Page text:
Atlas de la France Gourmande became my bible last trip thanks to the recommendation of PB reader TK. I bought it at Amazon.fr and it was waiting for me on arrival.
An illustrated book for young adults, it's the perfect guide if you're traveling around France. Ten specialties for each of France's 23 regions with explanations of each item.
Plus regional recipes by chefs of Relais et Chateaux. When I went off to Nancy for the day I knew what was on the menu.
As much Mirabelles in as many forms as possible. And Bergamote too.
Eating this tarte mirabelle was a must-do.
I don't usually eat red meat but when in Nancy one must try le pate Lorrain, tourte Lorrain, plus quiche lardon.
Les dragee de Verdun is another local specialty of Lorrain, first created by pharmacists by accident. i.e. the apothacary glass jars they're displayed in. Dragee means pill by the way.
Back in Paris one forgets to be a locavore yet there are many regional specialties not to be missed. Well we all know about macaron Parisian...
But radis are native of the Ile-de-France. Who knew?
Going off to visit Tout Soul author Karen Wheeler in the Poitou-Charante, the atlas made clear what I must eat.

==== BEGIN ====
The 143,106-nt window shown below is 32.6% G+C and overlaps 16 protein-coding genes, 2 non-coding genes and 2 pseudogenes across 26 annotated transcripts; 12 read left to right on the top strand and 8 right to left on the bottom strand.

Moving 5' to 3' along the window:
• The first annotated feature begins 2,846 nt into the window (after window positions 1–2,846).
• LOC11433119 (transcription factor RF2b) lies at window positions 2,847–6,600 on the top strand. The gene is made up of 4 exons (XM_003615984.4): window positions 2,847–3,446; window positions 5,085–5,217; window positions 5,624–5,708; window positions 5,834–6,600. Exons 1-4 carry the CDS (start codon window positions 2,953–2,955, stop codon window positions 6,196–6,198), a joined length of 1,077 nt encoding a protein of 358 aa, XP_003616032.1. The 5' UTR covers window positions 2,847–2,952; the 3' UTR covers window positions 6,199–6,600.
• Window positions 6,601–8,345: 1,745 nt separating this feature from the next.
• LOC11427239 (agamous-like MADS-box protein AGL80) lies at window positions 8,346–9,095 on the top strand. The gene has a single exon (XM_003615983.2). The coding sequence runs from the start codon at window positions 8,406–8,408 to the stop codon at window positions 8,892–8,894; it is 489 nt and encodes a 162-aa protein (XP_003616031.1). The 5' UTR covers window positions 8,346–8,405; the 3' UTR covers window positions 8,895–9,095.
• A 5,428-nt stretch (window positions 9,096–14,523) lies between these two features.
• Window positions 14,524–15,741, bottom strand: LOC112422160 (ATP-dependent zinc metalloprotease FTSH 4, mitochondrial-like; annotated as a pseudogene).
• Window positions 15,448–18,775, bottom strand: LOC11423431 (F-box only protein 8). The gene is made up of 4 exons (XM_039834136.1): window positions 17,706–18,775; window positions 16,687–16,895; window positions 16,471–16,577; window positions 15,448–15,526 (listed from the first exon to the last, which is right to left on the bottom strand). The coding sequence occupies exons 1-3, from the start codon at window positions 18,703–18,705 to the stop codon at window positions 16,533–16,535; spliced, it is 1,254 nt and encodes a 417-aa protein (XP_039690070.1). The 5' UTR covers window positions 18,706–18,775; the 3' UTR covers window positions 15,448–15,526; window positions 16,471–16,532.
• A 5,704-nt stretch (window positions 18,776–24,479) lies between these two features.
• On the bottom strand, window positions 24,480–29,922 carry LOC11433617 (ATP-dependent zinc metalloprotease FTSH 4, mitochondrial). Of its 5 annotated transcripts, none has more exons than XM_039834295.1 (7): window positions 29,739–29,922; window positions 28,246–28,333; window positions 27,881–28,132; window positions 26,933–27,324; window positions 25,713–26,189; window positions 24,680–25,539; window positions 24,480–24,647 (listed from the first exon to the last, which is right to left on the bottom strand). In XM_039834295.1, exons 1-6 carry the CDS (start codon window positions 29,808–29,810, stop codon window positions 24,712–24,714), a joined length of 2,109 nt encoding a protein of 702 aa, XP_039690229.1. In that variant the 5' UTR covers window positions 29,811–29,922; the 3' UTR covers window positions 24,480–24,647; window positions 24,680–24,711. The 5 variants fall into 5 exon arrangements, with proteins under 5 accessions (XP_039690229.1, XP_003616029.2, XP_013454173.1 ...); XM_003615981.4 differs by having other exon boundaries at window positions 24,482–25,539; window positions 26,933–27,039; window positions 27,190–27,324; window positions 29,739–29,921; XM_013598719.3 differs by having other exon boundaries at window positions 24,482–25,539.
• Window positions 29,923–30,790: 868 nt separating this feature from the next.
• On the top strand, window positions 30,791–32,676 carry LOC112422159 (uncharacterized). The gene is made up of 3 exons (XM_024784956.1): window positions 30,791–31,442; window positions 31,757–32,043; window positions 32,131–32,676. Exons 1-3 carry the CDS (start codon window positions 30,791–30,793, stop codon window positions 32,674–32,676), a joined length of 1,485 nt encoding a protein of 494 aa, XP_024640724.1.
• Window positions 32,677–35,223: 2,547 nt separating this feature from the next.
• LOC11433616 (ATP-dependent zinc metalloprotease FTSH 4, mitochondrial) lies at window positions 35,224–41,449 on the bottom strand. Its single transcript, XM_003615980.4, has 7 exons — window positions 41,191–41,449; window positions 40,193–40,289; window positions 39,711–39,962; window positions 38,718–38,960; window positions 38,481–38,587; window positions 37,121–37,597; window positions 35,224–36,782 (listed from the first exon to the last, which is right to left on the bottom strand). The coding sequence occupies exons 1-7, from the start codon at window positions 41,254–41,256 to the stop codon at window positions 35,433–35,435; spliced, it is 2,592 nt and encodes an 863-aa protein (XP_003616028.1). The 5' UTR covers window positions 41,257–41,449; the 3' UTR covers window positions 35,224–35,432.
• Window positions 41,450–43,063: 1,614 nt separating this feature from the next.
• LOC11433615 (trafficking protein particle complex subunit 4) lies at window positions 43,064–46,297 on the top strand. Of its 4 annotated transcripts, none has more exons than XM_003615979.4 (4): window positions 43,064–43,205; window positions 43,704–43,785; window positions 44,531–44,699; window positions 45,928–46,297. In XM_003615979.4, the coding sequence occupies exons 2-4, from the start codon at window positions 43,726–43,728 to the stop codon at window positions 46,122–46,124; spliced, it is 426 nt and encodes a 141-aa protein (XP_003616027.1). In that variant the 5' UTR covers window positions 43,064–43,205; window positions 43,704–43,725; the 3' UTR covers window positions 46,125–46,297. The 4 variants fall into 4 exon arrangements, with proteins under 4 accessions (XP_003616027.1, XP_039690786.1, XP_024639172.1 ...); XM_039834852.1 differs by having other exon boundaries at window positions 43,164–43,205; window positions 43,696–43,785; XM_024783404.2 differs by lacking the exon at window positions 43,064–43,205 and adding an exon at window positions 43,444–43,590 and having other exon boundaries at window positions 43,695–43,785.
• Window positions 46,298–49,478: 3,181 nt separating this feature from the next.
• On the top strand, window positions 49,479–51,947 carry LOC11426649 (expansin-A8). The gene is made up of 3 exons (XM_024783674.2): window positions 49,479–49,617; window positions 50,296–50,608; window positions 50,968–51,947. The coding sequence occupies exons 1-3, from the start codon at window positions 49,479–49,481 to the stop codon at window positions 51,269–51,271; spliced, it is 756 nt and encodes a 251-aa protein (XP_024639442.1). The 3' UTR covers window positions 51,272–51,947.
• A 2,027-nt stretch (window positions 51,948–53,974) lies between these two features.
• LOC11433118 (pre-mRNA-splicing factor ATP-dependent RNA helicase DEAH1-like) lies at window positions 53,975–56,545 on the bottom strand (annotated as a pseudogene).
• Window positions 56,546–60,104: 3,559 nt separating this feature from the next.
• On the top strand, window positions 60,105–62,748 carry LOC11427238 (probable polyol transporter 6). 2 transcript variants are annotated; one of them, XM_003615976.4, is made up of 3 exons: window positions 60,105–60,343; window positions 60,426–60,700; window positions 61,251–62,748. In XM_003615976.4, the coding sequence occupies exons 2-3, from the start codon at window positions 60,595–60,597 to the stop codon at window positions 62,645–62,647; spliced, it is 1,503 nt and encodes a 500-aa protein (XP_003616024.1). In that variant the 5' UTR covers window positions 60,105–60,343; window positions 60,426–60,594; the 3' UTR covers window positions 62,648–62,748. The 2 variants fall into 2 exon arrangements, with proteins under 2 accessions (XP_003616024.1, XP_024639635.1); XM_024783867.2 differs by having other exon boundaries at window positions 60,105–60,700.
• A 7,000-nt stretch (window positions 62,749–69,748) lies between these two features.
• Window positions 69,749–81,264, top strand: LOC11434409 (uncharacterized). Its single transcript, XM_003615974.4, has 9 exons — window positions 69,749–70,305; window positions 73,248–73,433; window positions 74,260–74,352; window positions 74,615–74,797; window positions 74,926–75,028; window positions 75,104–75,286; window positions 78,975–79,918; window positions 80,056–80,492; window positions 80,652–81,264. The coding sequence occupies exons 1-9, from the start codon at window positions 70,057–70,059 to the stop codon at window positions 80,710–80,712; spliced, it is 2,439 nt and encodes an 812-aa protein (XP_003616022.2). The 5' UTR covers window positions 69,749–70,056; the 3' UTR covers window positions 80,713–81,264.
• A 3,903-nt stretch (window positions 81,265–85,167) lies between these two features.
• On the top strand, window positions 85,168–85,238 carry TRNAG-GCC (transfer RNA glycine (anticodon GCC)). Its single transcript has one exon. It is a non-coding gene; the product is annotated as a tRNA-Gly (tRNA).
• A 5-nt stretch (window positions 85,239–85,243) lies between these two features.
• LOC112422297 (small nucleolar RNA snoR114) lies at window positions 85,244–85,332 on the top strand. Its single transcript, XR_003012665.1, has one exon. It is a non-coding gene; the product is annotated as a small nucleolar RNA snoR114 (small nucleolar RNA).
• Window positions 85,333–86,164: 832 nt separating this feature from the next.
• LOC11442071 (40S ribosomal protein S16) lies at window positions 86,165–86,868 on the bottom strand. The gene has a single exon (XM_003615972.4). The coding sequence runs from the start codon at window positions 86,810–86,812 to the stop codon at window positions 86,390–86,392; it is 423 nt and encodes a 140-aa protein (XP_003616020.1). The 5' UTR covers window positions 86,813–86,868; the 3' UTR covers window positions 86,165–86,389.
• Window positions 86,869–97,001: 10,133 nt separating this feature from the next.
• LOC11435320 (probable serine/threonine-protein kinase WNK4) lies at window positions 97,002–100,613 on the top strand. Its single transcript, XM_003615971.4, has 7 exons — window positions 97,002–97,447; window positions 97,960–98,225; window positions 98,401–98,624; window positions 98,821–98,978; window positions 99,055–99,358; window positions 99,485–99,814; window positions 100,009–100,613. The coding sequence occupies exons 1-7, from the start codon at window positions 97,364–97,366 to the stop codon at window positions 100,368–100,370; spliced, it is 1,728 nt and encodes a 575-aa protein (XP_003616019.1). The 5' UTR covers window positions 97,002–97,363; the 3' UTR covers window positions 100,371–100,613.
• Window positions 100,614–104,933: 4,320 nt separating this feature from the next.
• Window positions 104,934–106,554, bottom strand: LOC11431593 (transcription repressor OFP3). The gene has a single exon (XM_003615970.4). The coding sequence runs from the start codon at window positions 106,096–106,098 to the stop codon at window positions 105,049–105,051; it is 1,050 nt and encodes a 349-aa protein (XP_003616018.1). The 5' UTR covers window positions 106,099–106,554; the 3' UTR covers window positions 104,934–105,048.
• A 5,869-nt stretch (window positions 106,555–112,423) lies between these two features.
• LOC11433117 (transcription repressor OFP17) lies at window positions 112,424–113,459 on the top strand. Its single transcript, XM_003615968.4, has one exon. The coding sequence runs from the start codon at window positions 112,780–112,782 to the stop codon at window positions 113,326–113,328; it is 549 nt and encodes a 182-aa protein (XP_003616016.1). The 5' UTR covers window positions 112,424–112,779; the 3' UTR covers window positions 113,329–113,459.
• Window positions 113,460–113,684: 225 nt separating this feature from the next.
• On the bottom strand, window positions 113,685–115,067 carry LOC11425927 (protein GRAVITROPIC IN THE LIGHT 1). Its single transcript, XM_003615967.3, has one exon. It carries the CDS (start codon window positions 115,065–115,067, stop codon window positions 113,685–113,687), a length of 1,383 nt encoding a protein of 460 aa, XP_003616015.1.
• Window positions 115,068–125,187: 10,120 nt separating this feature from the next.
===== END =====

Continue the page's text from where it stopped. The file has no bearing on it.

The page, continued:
I tried as many local specialties as possible.
Karen swears her local butter/beurre Echire is the best in all France.
Like Brittany, another tres riche butter-salt region, the Poitou has loads of buttery shortbread galettes in all sizes. You even get mini bisquits automatically when you order coffee. There's no avoiding it and it's delicious.
The coastline L'ile de Re is famous for it's fleur de sel/salt.
Goat cheeses/chabichou du Poitou abound.
Dairy products are certainly important but I loved this milk carton with an illustrated map similar to the Atlas. Pride of place and tradition is key in France. Just follow the cues in the Atlas' maps and you can't go wrong traveling in France. 260 products to taste. Plus cheese routes, salt routes. Do your homework!
Any leftovers scraps Biff will happily gobble up no matter what region they are from.